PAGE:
In response to the city’s failure to fulfil these promises, residents of QQ and BM Section engaged in an informal settlement strike in 2010. This year, BM Section again took to the streets during recent protests that the mayor, Patricia de Lille, has claimed are being coordinated by the ANC Youth League which, she has implied, is bent on leading a full on civic insurrection in the city. My research into the protests indicates they are being driven by popular anger at inconsequential development projects and empty rhetoric about meaningful engagement in such projects.

Stoney Sithole, whose son and daughter both lost their homes and livelihoods during the fire, said that these previous protests were not about the ANC and DA. They “didn’t strike because of politics but because of need.” She insisted that her community has been promised houses for a long time.

A 2008 report on shack fires in Durban by academic Matt Birkinshaw, who spent months living in shack settlements in Durban, backs up BM residents’ claims that government policy is to blame. The report cites evidence that shack fires are becoming increasingly prevalent throughout the country as shack settlements grow and local governments refuse to tackle the challenge head on.

“Shack fires,” Birkinshaw concluded, “are not acts of God. They are the result of political choices, often at municipal level.”

Local government policy in Durban is designed to force poor residents into small and densely populated pieces of land without access roads where they are often denied electricity, proper plumbing and sanitation. Without security of tenure, residents are forced to build their homes with cheap flammable material rather than bricks and mortar.

Instead of blaming the victims of shack fires, the report concludes, municipalities should be held accountable for refusing to provide the same services to shack dwellers which they provide to people living in formal houses.

The root cause of the problem according to a 2008 article by Professor David McDonald is that “Cape Town’s decision makers have allocated the lion’s share of the city’s resources for the benefit of a few, leaving two-thirds of the city’s population struggling in varying degrees of poverty.” In other words, there is an economic rationale behind Cape Town’s “World City Syndrome” which, among other perverse outcomes, means that officials responded with more speed and zeal to a small New Years’ bush fire in Camps Bay than they did to the deadly and much more destructive fires in the shack settlements of BM Section, WB Section and Du Noon.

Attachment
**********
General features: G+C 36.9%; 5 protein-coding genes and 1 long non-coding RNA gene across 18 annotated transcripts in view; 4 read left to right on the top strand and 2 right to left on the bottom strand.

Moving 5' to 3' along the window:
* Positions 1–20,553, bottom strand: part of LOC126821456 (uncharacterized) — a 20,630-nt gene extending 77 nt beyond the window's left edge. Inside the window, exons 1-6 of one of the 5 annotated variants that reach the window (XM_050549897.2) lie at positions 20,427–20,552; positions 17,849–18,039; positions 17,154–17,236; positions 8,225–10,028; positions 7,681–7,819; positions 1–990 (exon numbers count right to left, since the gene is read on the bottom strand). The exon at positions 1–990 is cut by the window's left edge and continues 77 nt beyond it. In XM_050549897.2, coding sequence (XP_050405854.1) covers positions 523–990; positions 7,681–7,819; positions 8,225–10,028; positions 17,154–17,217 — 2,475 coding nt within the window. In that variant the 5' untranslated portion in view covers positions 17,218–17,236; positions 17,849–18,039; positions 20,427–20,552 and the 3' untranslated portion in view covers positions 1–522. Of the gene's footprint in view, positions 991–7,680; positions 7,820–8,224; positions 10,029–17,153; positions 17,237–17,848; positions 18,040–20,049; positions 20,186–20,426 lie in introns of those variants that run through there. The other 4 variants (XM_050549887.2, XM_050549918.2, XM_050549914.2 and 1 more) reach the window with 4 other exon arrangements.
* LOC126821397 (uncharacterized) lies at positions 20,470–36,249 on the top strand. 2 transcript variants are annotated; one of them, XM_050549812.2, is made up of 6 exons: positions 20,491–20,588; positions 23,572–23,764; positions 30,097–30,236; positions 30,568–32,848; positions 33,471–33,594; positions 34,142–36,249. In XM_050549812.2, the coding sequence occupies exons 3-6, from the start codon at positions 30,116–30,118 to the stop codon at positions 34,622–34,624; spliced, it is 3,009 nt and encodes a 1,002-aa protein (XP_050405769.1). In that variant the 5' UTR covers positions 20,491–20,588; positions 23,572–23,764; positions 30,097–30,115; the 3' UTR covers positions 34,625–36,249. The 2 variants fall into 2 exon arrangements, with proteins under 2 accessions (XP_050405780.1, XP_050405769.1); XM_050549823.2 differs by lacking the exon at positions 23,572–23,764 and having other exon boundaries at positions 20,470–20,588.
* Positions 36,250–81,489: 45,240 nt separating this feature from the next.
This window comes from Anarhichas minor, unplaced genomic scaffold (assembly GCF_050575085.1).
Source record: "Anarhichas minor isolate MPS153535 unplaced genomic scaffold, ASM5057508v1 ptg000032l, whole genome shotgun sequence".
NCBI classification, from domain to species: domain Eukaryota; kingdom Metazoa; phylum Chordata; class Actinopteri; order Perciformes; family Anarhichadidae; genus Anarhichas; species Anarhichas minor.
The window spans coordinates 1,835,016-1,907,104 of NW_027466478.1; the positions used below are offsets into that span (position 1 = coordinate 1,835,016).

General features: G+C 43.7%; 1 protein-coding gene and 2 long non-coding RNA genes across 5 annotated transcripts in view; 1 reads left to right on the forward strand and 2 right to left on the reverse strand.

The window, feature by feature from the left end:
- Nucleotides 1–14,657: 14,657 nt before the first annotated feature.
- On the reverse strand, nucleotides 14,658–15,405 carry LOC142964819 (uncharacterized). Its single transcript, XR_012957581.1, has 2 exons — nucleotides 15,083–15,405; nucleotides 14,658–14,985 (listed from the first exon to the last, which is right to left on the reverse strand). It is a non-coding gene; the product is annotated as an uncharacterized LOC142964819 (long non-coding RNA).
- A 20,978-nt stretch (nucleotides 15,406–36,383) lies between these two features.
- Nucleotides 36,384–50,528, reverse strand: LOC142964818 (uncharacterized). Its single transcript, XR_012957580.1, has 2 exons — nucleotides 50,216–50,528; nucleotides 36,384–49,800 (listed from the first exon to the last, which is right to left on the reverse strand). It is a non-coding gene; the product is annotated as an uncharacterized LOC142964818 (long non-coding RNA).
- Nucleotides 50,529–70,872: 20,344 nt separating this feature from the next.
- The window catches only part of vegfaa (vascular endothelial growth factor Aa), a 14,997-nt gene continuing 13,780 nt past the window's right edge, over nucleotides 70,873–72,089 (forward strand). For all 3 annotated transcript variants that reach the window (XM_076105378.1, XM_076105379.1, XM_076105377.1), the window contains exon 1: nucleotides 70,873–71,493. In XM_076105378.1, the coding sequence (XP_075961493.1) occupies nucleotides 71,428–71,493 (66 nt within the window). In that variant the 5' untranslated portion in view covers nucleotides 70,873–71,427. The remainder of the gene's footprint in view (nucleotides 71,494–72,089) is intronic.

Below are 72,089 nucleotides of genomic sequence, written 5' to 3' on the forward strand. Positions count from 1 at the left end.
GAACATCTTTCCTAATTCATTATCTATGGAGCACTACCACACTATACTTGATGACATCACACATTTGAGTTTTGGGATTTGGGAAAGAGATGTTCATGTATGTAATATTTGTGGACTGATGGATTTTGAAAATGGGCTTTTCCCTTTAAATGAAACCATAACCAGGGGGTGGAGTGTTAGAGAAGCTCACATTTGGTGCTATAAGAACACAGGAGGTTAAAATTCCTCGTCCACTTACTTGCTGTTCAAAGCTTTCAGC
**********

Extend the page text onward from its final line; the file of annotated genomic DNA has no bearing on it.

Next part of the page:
Shack fires and shack settlements in general are symptoms of a wider social malaise rather than core problems in themselves.

“Shack fires are routinely presented as natural disasters, as tragedies, when in fact they are a direct result of political decisions”, says Richard Pithouse of Rhodes University. “We only started to make some headway against the Aids pandemic when access to medication was politicised. In the same way we will only start to make progress against shack fires when they are politicised.”

Government policies are behind the shack-fire epidemic in Cape Town

Abahlali baseMjondolo Western Cape
1 January 2012

Government policies are behind the shack-fire epidemic in Cape Town

As residents of QQ Section shack settlement and members of the movement Abahlali baseMjondolo, we would like to say that we are not happy about what happened early this morning across the street from QQ Section.

A massive shack-fire, which started at around 4am, swept through almost the entire shack settlement of BM Section leaving thousands homeless and at least three (but possibly as much as six) people dead. We have a few Abahlali members in the settlement and, as residents of QQ Section, we also have a large number of friends and family who also were affected by the fire. We therefore remain in living solidarity with all those affect by the fire in BM section and other shack fires in WD Section and in Du Noon.